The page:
Later career

His musical career was set aside in the early 1970s, as he returned to St Vincent in 1972 to take up a government position as director of culture, [4] remaining in the post until 1975. Afterwards, he turned to teaching as his main profession, while continuing to write poetry. His collection One a Week with Water (1979) won the prestigious Cuban Casa de las Américas prize for poetry.

In 1981, Keane moved to New York City, settling the Bedford-Stuyvesant section of Brooklyn. [7] He did not return full-time to music until 1989, when he rejoined Michael Garrick and his old band mates Coleridge Goode and Bobby Orr for a tour in honour of Joe Harriott. In 1991 Keane appeared in a BBC Arena documentary with the Jamaican poet Linton Kwesi Johnson, filmed by Anthony Wall. [2]

Death and legacy

In the 1990s, Keane remained based in Brooklyn. He had reestablished contact with Margaret Bynoe, and academic who also hailed from St Vincent. They married and set up home together in 1991. [7] Thanks to an old friend and colleague from the BBC in the 1950s, Eric Bye, Keane established a regular pattern of work in Norway from 1991 to his death. [7] He contributed music to Norwegian television and stage productions for the next few years, also touring the country playing jazz. It was while preparing for one such tour that he became ill, subsequently dying from stomach cancer on 11 November 1997 in Oslo, at the age of 70.

In 2003, he was honoured by his country with the unveiling of a life-size bust at the Peace Memorial Hall in Kingstown.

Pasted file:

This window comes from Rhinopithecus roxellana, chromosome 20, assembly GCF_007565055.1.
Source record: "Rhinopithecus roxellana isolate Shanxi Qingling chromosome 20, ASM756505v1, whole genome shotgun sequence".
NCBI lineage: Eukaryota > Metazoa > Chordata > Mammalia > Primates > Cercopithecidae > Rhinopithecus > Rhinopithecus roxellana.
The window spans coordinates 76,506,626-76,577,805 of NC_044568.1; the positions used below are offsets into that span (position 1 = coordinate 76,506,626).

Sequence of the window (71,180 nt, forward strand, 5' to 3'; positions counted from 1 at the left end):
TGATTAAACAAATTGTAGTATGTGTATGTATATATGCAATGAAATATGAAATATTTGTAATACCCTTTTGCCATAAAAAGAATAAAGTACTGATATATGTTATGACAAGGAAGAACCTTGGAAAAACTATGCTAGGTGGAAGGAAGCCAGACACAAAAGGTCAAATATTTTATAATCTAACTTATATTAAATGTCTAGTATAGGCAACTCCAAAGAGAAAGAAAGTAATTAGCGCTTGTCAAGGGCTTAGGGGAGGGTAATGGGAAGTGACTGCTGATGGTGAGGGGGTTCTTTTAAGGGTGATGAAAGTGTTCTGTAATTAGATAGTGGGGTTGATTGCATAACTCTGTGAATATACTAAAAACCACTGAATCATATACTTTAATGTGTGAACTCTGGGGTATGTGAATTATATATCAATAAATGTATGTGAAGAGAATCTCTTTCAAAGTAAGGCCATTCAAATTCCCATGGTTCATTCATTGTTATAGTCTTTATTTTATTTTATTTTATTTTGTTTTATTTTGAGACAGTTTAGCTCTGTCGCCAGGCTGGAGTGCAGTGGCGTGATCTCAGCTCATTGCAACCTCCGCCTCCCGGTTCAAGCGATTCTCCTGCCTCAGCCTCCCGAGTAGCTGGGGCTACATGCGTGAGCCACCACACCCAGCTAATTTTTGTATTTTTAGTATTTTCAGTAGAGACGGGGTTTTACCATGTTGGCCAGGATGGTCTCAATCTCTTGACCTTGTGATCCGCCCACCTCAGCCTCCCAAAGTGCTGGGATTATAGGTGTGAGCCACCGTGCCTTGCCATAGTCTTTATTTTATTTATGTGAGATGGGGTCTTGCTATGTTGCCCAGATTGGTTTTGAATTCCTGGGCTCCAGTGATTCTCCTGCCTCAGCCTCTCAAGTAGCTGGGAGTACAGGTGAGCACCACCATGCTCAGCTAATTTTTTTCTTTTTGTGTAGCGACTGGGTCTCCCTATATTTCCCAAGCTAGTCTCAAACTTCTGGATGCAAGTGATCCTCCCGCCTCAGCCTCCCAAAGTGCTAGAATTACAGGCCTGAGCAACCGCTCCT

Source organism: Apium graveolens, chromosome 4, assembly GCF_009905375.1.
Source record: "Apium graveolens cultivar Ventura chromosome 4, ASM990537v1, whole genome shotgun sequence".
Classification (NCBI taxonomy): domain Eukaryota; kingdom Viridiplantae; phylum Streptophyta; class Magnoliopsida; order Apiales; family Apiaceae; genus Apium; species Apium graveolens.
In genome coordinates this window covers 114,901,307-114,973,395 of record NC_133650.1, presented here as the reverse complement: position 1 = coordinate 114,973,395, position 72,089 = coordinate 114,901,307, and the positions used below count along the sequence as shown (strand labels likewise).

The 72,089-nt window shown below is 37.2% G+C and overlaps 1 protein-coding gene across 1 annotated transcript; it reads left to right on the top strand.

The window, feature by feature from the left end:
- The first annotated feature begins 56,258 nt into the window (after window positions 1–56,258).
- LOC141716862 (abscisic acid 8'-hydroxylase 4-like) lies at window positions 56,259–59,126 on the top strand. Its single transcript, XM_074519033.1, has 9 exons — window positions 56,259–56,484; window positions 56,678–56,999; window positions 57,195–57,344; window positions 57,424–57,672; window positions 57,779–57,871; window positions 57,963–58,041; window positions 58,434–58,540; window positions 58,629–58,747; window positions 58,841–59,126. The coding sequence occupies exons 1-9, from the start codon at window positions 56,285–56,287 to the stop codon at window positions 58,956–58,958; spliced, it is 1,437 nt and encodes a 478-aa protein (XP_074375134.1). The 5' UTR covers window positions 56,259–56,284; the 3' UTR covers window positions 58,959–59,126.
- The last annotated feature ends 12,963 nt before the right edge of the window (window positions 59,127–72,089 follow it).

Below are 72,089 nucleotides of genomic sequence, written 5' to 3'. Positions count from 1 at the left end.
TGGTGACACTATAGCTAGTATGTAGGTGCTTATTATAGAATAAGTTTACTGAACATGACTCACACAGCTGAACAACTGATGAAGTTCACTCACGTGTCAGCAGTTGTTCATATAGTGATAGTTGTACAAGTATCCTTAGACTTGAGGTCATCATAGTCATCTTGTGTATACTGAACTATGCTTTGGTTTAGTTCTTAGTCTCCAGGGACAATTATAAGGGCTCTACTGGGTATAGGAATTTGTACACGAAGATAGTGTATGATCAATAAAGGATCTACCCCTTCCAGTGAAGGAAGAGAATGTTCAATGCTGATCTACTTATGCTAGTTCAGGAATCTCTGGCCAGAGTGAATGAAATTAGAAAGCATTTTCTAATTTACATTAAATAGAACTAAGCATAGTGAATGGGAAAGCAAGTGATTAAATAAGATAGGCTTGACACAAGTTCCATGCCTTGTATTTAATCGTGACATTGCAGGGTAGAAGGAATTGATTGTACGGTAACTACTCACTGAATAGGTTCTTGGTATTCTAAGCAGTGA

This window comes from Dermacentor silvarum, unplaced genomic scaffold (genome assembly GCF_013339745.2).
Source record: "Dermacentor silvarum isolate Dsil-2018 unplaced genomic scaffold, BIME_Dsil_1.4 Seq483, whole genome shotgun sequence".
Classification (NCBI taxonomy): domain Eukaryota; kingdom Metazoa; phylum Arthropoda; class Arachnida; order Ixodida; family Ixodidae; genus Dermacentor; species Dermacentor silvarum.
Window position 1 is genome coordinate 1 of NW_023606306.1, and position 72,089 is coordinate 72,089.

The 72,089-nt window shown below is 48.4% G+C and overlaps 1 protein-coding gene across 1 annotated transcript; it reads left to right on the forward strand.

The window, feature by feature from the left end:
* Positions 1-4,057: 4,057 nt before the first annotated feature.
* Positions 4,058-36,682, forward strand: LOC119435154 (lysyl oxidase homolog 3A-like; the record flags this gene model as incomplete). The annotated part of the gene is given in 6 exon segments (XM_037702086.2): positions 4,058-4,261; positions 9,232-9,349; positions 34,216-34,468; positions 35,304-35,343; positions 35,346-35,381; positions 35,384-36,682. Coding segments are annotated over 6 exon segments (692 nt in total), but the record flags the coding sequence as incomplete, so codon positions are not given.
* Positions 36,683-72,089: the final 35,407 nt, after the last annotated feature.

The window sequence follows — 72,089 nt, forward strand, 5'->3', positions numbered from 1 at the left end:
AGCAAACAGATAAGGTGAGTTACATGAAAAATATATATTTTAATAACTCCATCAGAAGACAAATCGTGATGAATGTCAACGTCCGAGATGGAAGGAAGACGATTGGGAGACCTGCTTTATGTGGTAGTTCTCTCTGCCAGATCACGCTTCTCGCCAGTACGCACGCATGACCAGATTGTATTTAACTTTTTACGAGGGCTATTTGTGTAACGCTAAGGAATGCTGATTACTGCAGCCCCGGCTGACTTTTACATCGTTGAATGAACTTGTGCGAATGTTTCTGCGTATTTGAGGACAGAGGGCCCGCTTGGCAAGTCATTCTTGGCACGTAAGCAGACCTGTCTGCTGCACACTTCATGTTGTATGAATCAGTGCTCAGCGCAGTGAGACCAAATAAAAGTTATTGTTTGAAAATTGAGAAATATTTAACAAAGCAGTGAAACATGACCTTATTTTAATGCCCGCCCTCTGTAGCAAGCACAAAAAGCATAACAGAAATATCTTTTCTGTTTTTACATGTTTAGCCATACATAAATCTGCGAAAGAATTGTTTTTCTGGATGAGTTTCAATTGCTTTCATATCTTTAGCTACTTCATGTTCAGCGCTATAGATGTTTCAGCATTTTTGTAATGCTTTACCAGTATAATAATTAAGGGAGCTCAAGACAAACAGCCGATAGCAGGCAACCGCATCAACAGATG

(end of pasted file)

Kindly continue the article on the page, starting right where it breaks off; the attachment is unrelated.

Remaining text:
The authoritative collection to date of Shake Keane's poetry is The Angel Horn – Shake Keane (1927–1997) Collected Poems, published by House of Nehesi Publishers in 2005 and launched that same year at the St. Martin Book Fair to an audience of more than 200 guests. [8] Keane himself had selected the poems for inclusion but died before publication. The book was seen through to publication by his widow, Margaret Bynoe. [7] According to Vincentian author Dr. Adrian Fraser, "The Angel Horn is vintage Shake Keane, … spanning a period of 40 years … the best of Keane." [7]

The biography Riff: The Shake Keane Story, by Philip Nanton, was published in January 2021 by Papillote Press. [6]

Discography

As bandleader

As sideman

Poetry collections

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References

  1. 1 2 3 "About the authors". House of Nehesi. Retrieved 10 September 2016.
  2. 1 2 3 Johnson, Linton Kwesi. "Shake Keane". LKJ Records. Retrieved 28 January 2021.
  3. Philip Nanton, "Shake Keane’s Poetic Legacy". Paper presented at the Society for Caribbean Studies (U.K.) Conference at University of Birmingham, Edgbaston, 4/5 July 2000.
  4. 1 2 Wilmer, Val (13 November 1997). "Shake Keane obituary: The anger behind a free form of jazz". The Guardian. p. 18 via Newspapers.com.
  5. Carr, Fairweather, Priestley, Parker (1995). The Rough Guide to Jazz. Rough Guides.CS1 maint: multiple names: authors list (link)
  6. 1 2 Nanton, Philip. "Riff: the Shake Keane Story". Papillote Press. ISBN   9781999776893 . Retrieved 28 January 2021.
  7. 1 2 3 4 5 6 7 Shake Keane. The Angel Horn. Amazon.com. ISBN   9780913441664 . Retrieved 2016-09-10.
  8. "St. Martin BookFair 2005". Houseofnehesipublish.com. Retrieved 2016-09-10.

Further reading